Travel writer, founder of The Galavanting Girls, and creator of the Travel Blog Exchange conference, Kim Mance will soon be setting off on a cruise to visit, among other places, the island of Roatan in Honduras. Rather than spend her time in port sunning on the beautiful West Bay or browsing the new shops at the Port of Roatan, Kim and her crew decided to do something a little more constructive with their time.
While their Princess Cruises ship is in port on November 11, Kim and the other Galavanting Girls will head to Elfrida Brooks School in the area’s capital city of Coxen Hole. Honduras is the second-poorest Caribbean nation (behind only Haiti) and the school, which educates 180 children, is desperately in need of funding.
The Galavanting Girls will be spending the day at the school and dropping off supplies they’ve rounded up. They’re also taking online donations, as little as $5 per person, through the Roatan Children’s Fund on the secure First Giving website. The Girls have already raised $550 for the project, more than double the goal. They’ll be videotaping their visit to the school and will post the footage on their website after November 11.
When I read this headline, I was 100% sure that if Calcutta wasn’t number one on this list, it would definitely make the top 5. It doesn’t feature on the list at all!
The list has been compiled by Forbes basis Mercer Human Resource Consulting’s 2007 Health and Sanitation rankings that ranked 215 cities worldwide based on levels of air pollution, waste management, water potability, hospital services, medical supplies and the presence of infectious diseases.
Here’s the top 10 World’s Dirtiest Cities:
Black fumes of smoke, acid rain, and free flowing sewage are part of life in these countries. Pretty depressing huh.
On a positive note: according to Water Aid for every $1 spent on improved sanitation, the benefit equals $9 resulting from decreased cost of health care and increased productivity — yes, the 90/10 rule. It looks like a little bit of work and expenditure can make A LOT of difference.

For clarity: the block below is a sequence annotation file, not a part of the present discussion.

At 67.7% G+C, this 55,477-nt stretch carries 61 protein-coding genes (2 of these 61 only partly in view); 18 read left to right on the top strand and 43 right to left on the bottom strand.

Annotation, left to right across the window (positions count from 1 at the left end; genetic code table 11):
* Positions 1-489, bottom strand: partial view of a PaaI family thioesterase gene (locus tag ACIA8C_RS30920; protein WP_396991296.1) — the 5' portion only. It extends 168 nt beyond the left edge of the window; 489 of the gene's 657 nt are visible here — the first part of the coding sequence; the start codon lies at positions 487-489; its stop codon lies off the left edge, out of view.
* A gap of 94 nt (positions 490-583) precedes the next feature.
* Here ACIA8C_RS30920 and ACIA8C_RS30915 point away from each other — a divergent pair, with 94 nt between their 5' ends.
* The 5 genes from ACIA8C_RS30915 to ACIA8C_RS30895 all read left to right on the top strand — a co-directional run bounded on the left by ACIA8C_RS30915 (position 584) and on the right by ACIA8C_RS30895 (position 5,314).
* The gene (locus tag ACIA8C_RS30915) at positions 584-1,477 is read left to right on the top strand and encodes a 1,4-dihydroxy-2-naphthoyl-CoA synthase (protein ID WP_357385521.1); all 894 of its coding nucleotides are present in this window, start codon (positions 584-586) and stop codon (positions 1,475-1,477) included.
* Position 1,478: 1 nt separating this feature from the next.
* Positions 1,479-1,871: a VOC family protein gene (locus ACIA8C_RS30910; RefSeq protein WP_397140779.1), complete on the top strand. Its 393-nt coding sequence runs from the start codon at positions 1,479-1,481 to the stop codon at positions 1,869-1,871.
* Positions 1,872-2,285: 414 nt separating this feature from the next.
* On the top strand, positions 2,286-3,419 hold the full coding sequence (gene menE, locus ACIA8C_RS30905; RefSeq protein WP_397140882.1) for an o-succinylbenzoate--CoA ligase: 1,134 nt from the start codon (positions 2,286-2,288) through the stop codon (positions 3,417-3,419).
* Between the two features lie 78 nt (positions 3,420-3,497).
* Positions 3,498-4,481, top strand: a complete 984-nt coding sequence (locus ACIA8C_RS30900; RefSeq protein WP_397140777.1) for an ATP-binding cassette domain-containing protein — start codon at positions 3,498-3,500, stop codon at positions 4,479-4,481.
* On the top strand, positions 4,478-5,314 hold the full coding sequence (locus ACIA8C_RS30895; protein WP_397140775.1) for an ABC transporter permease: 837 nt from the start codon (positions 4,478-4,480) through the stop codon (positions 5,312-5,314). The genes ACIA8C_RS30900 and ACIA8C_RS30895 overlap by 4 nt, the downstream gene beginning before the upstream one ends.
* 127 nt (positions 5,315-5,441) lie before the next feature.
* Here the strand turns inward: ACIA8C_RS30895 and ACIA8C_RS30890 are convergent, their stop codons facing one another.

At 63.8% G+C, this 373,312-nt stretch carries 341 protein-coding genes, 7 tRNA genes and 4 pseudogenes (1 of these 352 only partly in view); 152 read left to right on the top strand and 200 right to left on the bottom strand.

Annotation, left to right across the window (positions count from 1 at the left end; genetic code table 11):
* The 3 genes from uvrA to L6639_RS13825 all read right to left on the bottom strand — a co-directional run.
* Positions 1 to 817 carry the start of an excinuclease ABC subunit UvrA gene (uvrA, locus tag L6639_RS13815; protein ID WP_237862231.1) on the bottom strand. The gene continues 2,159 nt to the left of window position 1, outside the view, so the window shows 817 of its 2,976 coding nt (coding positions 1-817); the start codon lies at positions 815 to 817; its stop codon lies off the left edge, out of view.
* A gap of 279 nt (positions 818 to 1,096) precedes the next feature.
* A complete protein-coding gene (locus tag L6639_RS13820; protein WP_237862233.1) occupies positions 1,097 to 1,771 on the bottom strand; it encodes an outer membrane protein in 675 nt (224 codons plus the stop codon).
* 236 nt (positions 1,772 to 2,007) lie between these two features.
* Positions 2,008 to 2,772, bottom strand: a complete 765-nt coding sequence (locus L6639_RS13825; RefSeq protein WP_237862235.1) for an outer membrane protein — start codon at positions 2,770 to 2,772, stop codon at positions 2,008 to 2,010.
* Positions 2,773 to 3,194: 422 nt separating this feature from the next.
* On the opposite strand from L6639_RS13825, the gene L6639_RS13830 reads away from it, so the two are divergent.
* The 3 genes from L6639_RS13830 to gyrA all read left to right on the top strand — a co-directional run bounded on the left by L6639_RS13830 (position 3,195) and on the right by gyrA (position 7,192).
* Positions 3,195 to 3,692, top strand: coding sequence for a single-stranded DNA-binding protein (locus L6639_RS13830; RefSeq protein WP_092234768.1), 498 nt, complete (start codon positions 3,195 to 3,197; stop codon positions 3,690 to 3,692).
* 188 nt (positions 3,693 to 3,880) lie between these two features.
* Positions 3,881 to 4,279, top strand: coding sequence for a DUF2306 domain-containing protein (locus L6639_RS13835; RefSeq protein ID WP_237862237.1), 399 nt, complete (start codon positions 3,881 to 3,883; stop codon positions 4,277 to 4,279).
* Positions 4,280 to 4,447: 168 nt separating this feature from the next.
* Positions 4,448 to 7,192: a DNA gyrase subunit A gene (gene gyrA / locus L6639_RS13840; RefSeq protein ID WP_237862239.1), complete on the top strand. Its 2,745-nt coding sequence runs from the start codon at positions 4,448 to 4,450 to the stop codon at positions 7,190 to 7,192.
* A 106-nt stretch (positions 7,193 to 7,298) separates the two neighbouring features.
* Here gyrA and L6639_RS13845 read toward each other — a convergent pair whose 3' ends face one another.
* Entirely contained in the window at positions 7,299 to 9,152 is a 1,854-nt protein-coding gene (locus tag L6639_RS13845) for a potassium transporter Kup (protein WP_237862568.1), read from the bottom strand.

I would never have imagined that the glitz of India would want to leave their mansions and Mercedes to ride in bullock carts, milk cows, feed chickens, bathe in ponds, play traditional village games and fly kites.
Apparently there’s a potential market of 25 million middle class Indians who may be willing to do so. This desire is being catered to by a “native village” built in Hessargatta, just outside Bangalore in southern India, where you pay US$150 a night for the experience to live traditionally like peasants in rural India. Indians who take such trips want to reconnect with their culture and live a life they don’t know of but have heard of from their parents and grandparents.
In most real Indian villages, people live in harsh environments with less than a dollar a day; the irony is that the wealthy are paying a comparatively exorbitant price to get a taste of the “cultural” part of that life.
I’m undecided whether I should be happy that rich Indians — who know not much more than AC cars and shopping malls — want to get grounded and cultured by experiencing the simple life of 750 million poor Indians; or upset because instead of them spending a modest holiday in some real, poor village that will genuinely benefit from their money, they choose to pay a ridiculous price to live in an artificially recreated rural village.
In Bangladesh, the lower classes rely on the wealthy Muslims to provide them with gifts of cash and clothes during Ramadan. But this year, anti-corruption agencies are vetoing public displays of wealth, which includes giving out generous gifts. So far, 170 members of the upper crust have actually been detained for being to giving. And the new restrictions are sure putting a damper on the celebrations for the peasants.
But a few brave wealthy people have braved the so-called graft busters and given out gifts regardless. And members of the lower class are getting up before dawn to join the line-up to receive one of these gifts. Sounds a lot like a new IKEA opening!
For more info on graft busting in Bangladesh, click here.